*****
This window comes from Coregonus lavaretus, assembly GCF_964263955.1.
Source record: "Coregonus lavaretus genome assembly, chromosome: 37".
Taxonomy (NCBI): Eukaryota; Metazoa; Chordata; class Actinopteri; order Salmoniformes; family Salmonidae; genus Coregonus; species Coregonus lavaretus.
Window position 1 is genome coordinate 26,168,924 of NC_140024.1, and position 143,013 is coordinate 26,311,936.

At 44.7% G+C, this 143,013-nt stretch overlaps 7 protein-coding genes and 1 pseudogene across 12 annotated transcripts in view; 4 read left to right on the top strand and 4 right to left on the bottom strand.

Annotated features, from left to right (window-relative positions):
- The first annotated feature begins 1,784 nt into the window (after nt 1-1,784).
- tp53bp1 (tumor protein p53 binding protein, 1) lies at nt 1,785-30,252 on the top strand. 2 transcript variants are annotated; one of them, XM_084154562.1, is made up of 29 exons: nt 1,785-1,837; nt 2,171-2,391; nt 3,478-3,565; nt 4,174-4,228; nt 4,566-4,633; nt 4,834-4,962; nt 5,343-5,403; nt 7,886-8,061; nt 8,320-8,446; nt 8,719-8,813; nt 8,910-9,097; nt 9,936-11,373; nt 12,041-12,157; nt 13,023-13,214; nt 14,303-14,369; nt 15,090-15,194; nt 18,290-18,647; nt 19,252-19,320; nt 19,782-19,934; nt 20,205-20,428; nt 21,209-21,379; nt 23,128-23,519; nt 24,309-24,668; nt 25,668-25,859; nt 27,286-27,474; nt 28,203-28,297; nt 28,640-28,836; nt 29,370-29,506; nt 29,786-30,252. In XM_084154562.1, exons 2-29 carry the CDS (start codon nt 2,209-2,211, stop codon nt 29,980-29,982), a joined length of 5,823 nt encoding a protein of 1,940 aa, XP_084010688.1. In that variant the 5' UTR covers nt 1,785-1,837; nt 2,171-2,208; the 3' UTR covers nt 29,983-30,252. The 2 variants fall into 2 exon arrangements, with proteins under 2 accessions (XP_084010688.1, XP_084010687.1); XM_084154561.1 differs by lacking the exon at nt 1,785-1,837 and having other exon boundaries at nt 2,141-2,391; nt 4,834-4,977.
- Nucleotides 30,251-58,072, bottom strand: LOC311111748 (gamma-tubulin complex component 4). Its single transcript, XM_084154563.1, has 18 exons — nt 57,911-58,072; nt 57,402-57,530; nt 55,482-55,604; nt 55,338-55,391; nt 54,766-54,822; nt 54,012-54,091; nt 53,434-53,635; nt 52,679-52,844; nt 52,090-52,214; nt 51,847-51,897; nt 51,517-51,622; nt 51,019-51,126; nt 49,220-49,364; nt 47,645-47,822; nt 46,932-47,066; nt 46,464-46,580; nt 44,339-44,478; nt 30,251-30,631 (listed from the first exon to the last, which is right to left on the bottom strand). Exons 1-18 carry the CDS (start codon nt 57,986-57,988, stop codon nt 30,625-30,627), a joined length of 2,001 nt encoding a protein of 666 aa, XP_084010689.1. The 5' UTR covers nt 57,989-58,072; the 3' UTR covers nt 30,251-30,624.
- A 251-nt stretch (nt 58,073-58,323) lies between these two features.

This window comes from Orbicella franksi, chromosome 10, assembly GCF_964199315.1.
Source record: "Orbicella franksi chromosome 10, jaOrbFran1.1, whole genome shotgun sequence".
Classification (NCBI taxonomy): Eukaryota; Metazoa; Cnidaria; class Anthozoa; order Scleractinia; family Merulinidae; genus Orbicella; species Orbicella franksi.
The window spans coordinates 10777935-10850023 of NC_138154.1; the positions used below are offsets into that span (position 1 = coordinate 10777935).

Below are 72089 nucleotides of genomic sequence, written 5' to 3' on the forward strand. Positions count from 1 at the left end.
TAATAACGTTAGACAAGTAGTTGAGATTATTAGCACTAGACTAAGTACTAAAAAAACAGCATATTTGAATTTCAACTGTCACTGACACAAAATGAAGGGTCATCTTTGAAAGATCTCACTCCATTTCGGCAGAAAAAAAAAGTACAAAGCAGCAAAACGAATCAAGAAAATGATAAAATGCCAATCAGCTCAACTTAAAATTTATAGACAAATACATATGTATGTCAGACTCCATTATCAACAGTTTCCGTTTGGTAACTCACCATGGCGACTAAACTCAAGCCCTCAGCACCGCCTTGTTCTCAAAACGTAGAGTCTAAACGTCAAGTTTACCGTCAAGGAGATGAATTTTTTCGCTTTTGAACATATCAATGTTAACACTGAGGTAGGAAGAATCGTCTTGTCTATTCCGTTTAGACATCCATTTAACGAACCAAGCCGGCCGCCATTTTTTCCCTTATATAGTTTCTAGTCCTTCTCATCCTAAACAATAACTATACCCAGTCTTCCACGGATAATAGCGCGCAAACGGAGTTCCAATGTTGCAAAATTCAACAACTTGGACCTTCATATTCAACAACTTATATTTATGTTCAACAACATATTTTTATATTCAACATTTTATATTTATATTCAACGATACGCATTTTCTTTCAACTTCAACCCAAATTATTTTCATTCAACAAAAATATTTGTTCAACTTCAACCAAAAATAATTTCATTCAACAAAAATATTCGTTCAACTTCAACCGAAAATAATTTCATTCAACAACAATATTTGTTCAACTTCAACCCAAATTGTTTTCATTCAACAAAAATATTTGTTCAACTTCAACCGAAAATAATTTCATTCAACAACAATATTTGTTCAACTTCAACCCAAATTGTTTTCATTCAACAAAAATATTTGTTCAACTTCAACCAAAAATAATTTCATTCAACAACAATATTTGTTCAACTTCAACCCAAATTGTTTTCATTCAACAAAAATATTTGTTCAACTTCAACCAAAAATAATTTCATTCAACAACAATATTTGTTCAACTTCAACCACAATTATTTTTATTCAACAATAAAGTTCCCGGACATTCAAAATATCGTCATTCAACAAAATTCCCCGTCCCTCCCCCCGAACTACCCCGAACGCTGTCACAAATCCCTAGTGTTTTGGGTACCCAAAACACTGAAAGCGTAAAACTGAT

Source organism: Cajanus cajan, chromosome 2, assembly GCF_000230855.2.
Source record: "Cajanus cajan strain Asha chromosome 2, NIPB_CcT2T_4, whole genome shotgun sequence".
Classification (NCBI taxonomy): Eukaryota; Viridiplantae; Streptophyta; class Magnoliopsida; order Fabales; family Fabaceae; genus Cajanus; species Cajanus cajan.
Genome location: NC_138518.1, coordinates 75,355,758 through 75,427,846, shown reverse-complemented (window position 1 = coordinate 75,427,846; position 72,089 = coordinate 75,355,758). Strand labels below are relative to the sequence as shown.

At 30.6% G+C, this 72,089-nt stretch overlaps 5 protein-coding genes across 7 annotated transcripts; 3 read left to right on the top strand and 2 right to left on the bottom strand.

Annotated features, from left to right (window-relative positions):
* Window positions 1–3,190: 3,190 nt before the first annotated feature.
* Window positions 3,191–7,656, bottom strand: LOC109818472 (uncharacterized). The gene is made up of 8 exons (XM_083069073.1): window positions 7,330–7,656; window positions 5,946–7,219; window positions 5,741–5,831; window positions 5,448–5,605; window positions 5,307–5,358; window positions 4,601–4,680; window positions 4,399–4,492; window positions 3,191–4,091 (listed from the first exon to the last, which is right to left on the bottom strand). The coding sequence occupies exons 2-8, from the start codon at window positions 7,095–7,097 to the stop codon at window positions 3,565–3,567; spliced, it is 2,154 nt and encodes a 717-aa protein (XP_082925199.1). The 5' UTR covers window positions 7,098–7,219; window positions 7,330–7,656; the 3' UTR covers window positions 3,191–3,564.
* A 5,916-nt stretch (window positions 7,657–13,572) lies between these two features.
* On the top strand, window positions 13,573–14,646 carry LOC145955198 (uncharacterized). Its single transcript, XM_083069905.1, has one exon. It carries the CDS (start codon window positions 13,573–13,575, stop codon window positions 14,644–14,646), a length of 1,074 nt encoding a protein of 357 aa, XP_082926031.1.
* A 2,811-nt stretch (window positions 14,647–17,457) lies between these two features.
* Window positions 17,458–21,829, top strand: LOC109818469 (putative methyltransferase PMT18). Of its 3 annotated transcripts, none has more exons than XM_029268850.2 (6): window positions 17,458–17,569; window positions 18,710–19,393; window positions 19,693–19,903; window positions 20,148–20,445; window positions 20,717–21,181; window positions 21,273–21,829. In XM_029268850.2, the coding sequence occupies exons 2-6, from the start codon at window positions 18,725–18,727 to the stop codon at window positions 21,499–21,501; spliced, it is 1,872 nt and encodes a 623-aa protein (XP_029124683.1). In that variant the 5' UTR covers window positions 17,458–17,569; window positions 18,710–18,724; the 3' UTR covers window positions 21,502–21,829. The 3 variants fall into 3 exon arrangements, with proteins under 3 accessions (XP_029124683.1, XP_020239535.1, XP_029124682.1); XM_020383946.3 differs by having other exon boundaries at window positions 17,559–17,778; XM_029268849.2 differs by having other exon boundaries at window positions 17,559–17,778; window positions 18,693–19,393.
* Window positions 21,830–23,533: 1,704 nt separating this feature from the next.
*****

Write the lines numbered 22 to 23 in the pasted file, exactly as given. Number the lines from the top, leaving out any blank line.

Annotated features, from left to right (window-relative positions):
* Window positions 1–3,190: 3,190 nt before the first annotated feature.